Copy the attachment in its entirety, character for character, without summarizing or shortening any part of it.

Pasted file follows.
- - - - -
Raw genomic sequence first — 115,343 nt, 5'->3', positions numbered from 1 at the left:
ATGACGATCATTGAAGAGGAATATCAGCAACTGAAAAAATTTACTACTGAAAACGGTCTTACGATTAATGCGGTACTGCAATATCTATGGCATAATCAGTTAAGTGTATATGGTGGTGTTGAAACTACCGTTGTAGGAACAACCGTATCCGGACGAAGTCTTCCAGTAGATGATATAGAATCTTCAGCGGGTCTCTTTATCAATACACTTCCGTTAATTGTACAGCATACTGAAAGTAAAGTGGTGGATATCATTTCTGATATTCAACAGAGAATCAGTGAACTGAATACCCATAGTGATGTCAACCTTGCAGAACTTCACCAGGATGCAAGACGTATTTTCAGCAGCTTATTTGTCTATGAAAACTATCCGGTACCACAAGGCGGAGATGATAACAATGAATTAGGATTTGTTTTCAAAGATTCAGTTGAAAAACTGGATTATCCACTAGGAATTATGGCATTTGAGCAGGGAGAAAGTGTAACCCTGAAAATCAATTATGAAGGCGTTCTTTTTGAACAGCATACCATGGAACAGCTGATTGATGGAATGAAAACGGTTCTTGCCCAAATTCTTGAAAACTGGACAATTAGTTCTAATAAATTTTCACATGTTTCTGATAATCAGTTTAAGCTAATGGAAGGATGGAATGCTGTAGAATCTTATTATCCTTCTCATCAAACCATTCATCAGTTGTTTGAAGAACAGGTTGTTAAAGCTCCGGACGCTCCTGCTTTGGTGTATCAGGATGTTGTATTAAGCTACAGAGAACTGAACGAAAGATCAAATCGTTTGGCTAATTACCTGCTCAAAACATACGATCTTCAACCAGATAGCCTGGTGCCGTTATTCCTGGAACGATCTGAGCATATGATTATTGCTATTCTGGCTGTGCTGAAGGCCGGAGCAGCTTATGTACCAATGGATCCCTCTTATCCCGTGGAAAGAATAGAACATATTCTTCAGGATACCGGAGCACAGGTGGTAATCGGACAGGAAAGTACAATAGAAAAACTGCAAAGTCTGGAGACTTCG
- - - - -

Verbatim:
Raw genomic sequence first — 115,343 nt, 5'->3', positions numbered from 1 at the left:
ATGACGATCATTGAAGAGGAATATCAGCAACTGAAAAAATTTACTACTGAAAACGGTCTTACGATTAATGCGGTACTGCAATATCTATGGCATAATCAGTTAAGTGTATATGGTGGTGTTGAAACTACCGTTGTAGGAACAACCGTATCCGGACGAAGTCTTCCAGTAGATGATATAGAATCTTCAGCGGGTCTCTTTATCAATACACTTCCGTTAATTGTACAGCATACTGAAAGTAAAGTGGTGGATATCATTTCTGATATTCAACAGAGAATCAGTGAACTGAATACCCATAGTGATGTCAACCTTGCAGAACTTCACCAGGATGCAAGACGTATTTTCAGCAGCTTATTTGTCTATGAAAACTATCCGGTACCACAAGGCGGAGATGATAACAATGAATTAGGATTTGTTTTCAAAGATTCAGTTGAAAAACTGGATTATCCACTAGGAATTATGGCATTTGAGCAGGGAGAAAGTGTAACCCTGAAAATCAATTATGAAGGCGTTCTTTTTGAACAGCATACCATGGAACAGCTGATTGATGGAATGAAAACGGTTCTTGCCCAAATTCTTGAAAACTGGACAATTAGTTCTAATAAATTTTCACATGTTTCTGATAATCAGTTTAAGCTAATGGAAGGATGGAATGCTGTAGAATCTTATTATCCTTCTCATCAAACCATTCATCAGTTGTTTGAAGAACAGGTTGTTAAAGCTCCGGACGCTCCTGCTTTGGTGTATCAGGATGTTGTATTAAGCTACAGAGAACTGAACGAAAGATCAAATCGTTTGGCTAATTACCTGCTCAAAACATACGATCTTCAACCAGATAGCCTGGTGCCGTTATTCCTGGAACGATCTGAGCATATGATTATTGCTATTCTGGCTGTGCTGAAGGCCGGAGCAGCTTATGTACCAATGGATCCCTCTTATCCCGTGGAAAGAATAGAACATATTCTTCAGGATACCGGAGCACAGGTGGTAATCGGACAGGAAAGTACAATAGAAAAACTGCAAAGTCTGGAGACTTCG